Boston Suburb Fights Drunkenness by Requiring People to Buy Bigger Bottles of Booze

South Carolina used to mandate tiny bottles for the same reason.


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Thirteen years after South Carolina scrapped its longstanding requirement that bars and restaurants serve distilled spirits exclusively from tiny bottles, a Boston suburb has prohibited merchants from selling the 50-milliliter containers, a.k.a. nips. It says something about the elastic logic of meddling moralists that banning nips, like mandating them, is supposed to serve the cause of temperance.

The nip ban in Chelsea, Massachusetts, which local retailers recently challenged as an illegal modification of their licenses, is aimed at curtailing public drunkenness and littering. "Far too often we have made observations of individuals in an inebriated state in the area of Bellingham and Chelsea Square because of the overconsumption of these particular alcoholic beverages," Chelsea Police Chief Brian Kyes said after the city imposed the ban in May. "They have secreted the containers in their clothing only to be tossed in the street after their use. This local measure should go a long way towards reducing open-air intoxication in our vibrant downtown neighborhoods."

Robert Mellion, executive director of the Massachusetts Package Store Association, told The Boston Globe nips are "not even in the top five" of items found in litter, saying cigarette butts, food wrappers, and water and sports drink bottles are more common. "It's our opinion that Massachusetts has a litter problem, not necessarily a portion-control-sizing problem," he said. "It's a general litter problem in the state that has to be addressed."

As for public drunkenness, nip haters complain that the tiny bottles are inexpensive and easy to conceal. In addition to nixing nips, Chelsea imposed a "voluntary ban" on alcoholic beverages that cost less than $3. What the city views as a liability, of course, strikes most consumers as an advantage. "If you don't have enough money to get a full bottle or an expensive bottle," a local clothing store employee told the Globe, "a nip you drink in moderation. A nip helps you loosen up."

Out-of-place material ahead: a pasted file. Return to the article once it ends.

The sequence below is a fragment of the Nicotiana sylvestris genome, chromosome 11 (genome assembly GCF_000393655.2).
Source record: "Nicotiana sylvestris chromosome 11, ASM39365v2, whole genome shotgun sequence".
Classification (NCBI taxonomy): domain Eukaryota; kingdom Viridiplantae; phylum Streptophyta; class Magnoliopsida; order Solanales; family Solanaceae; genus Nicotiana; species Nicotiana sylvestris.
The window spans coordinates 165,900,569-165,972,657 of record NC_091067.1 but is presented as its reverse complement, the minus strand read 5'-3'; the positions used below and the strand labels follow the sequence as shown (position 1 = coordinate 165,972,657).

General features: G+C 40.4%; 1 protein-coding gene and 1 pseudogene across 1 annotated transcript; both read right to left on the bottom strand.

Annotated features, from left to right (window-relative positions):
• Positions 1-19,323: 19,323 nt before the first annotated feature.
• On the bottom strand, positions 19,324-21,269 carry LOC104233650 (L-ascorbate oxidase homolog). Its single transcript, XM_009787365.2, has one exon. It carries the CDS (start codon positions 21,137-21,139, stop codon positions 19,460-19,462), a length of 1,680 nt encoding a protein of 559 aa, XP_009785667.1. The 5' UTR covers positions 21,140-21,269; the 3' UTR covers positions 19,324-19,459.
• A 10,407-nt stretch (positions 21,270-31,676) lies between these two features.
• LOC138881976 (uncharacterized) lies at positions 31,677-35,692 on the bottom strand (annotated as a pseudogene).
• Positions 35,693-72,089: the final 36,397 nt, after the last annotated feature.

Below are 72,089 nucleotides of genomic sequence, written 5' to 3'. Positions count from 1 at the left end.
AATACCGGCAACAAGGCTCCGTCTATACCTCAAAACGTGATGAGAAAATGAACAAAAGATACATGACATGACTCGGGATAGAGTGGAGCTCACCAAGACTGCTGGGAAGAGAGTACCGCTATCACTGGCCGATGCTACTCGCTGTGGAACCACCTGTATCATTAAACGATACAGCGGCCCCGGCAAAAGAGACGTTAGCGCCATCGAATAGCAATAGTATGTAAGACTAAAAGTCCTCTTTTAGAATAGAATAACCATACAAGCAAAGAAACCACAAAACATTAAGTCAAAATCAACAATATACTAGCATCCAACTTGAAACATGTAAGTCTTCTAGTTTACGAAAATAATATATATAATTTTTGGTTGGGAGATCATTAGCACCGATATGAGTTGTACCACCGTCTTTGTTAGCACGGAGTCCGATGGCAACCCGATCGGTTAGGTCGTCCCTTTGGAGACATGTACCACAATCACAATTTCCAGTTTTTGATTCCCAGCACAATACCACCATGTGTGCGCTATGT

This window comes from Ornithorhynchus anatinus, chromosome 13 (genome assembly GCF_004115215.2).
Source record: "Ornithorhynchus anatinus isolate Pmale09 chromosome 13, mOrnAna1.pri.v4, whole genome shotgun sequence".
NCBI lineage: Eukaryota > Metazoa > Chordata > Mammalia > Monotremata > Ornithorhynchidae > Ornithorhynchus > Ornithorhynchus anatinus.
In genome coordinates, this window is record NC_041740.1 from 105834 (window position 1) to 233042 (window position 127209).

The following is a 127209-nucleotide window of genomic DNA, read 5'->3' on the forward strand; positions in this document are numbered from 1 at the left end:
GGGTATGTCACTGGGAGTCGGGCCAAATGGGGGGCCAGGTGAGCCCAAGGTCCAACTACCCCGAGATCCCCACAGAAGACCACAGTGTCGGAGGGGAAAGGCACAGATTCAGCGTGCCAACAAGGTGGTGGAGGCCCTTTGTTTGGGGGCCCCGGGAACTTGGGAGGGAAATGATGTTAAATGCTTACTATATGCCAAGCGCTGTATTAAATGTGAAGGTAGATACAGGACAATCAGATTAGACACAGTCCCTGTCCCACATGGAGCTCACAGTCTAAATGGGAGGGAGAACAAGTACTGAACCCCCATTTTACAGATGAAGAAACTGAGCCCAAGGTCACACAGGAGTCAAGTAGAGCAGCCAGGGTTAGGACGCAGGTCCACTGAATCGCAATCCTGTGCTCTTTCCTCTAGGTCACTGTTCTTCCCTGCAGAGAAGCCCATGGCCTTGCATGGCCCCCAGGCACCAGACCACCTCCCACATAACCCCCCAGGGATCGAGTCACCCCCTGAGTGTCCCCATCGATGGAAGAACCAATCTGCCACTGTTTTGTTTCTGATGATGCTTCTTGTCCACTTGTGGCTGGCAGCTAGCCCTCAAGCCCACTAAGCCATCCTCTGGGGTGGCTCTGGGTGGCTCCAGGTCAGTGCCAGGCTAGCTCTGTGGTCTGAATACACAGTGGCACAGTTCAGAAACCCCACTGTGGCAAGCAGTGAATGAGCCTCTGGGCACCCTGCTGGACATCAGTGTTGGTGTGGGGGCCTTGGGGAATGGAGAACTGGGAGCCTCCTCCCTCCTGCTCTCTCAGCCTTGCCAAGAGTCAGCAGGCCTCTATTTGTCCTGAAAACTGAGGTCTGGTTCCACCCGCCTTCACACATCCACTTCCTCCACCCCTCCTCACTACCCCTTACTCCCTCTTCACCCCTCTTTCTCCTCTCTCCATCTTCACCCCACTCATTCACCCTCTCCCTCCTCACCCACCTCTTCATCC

Moderation was the aim of the 1972 constitutional amendment that legalized the sale of distilled spirits by the drink in South Carolina but limited bottles to no more than two ounces. Until then people would bring their own liquor to bars and restaurants, which sold mixers and ice. The idea was that people would get less drunk if they had to buy single-serving mini-bottles. But things did not work out that way, because bartenders would pour all 1.7 ounces into drinks that otherwise might have had one, 1.25, or 1.5, and South Carolina became known for its potent cocktails. By the time the nip mandate was repealed in 2005, the opposition included South Carolina's Baptist Convention and Mothers Against Drunk Driving as well as the state's hospitality industry.

Now Chelsea, employing reverse logic, is anticipating that forcing local drunks to buy larger bottles of liquor will reduce "open-air intoxication." What could possibly go wrong?